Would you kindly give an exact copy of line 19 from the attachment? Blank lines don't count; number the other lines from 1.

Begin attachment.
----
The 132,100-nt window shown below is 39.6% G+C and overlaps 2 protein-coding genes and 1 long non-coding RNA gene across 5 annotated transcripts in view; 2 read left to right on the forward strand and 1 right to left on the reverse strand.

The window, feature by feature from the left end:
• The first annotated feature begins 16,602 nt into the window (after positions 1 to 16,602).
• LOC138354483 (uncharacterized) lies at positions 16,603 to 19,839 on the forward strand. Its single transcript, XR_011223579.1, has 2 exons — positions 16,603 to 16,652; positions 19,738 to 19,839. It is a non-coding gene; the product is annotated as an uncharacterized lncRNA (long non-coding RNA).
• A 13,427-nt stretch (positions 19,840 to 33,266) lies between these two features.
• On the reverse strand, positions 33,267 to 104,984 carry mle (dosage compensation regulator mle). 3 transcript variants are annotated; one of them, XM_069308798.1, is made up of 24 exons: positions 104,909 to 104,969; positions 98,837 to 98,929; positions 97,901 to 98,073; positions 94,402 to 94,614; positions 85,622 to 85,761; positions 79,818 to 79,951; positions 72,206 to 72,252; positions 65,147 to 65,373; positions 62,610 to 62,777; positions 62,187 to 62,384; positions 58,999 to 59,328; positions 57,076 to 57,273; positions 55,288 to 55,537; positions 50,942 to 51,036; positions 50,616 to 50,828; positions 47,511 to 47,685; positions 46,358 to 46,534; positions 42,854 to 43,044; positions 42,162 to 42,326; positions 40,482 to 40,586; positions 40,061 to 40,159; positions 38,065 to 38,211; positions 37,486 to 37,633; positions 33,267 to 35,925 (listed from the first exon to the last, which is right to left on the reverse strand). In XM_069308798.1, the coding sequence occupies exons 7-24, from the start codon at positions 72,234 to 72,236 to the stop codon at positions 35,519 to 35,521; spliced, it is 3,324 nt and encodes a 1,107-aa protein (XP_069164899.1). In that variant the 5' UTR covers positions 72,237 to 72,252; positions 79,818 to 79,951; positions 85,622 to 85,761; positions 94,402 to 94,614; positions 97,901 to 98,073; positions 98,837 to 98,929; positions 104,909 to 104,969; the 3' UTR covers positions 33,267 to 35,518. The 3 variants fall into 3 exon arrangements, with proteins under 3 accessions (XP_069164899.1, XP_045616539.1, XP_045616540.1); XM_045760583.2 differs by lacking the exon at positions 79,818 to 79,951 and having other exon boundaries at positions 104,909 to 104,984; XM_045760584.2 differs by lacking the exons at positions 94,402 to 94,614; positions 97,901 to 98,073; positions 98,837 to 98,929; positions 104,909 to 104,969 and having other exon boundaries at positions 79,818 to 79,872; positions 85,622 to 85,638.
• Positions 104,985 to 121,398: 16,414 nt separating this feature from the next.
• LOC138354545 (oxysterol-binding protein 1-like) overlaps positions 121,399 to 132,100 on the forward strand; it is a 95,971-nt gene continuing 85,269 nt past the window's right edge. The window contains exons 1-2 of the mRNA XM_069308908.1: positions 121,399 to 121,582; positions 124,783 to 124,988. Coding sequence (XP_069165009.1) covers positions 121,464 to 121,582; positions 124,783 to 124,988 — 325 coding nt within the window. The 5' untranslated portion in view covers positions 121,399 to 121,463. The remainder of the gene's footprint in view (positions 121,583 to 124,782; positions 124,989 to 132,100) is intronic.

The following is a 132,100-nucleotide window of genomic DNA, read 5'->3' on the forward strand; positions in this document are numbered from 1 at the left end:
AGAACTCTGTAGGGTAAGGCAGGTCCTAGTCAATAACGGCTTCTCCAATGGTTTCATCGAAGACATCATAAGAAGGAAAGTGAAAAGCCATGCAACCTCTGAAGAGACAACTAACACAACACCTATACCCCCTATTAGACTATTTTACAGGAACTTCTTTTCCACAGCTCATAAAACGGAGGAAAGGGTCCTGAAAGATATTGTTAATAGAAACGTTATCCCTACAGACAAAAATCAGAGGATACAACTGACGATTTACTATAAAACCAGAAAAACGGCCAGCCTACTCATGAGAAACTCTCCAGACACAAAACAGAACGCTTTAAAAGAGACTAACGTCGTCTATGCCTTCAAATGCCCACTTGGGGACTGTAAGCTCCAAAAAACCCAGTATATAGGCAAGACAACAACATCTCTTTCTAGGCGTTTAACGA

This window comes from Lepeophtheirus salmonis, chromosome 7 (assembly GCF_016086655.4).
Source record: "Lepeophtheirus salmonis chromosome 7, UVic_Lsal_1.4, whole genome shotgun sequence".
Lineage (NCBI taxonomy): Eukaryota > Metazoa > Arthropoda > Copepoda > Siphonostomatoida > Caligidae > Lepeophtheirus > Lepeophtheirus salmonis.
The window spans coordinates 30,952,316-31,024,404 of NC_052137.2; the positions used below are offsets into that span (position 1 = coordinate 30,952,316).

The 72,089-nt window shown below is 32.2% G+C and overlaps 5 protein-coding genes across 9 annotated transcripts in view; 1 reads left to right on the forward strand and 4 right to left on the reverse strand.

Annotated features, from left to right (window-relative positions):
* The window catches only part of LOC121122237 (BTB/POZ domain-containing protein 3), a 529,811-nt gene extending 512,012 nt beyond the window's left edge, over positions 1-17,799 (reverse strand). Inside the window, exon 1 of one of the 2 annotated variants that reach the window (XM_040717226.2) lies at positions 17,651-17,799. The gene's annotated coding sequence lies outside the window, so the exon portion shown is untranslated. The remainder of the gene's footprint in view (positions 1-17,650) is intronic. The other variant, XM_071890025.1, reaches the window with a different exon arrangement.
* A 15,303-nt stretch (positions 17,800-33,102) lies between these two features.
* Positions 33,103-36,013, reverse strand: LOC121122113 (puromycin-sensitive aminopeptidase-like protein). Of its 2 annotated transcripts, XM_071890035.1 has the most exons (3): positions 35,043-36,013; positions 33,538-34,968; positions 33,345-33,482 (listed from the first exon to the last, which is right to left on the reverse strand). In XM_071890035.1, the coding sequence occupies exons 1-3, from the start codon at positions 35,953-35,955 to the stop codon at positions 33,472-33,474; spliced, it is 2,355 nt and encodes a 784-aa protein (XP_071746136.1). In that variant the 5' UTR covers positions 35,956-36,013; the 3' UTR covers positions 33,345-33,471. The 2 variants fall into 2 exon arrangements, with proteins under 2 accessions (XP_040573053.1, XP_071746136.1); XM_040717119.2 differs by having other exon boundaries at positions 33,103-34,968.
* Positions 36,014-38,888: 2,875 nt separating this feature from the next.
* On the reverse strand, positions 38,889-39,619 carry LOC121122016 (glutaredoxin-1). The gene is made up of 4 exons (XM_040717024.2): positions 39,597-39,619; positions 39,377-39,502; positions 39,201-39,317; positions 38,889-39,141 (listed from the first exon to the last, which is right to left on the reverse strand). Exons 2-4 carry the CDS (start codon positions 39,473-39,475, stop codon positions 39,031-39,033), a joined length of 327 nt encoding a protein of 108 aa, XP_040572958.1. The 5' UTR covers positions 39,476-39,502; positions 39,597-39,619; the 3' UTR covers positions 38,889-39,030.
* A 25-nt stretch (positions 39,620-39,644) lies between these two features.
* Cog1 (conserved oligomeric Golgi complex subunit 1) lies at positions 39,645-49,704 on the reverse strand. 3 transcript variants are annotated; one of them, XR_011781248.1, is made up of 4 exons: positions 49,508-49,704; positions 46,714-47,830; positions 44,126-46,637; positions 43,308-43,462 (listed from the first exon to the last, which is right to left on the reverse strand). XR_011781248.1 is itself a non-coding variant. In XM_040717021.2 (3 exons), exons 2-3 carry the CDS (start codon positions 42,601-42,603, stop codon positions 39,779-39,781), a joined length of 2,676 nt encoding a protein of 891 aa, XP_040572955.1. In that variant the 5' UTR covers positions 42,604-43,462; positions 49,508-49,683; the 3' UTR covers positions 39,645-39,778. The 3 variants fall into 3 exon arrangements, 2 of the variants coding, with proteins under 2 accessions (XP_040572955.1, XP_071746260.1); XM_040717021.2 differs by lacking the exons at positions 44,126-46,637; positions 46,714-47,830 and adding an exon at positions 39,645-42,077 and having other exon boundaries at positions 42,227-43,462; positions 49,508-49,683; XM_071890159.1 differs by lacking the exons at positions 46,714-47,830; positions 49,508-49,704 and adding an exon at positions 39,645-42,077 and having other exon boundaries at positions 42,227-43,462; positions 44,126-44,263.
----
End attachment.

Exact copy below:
* Positions 33,103-36,013, reverse strand: LOC121122113 (puromycin-sensitive aminopeptidase-like protein). Of its 2 annotated transcripts, XM_071890035.1 has the most exons (3): positions 35,043-36,013; positions 33,538-34,968; positions 33,345-33,482 (listed from the first exon to the last, which is right to left on the reverse strand). In XM_071890035.1, the coding sequence occupies exons 1-3, from the start codon at positions 35,953-35,955 to the stop codon at positions 33,472-33,474; spliced, it is 2,355 nt and encodes a 784-aa protein (XP_071746136.1). In that variant the 5' UTR covers positions 35,956-36,013; the 3' UTR covers positions 33,345-33,471. The 2 variants fall into 2 exon arrangements, with proteins under 2 accessions (XP_040573053.1, XP_071746136.1); XM_040717119.2 differs by having other exon boundaries at positions 33,103-34,968.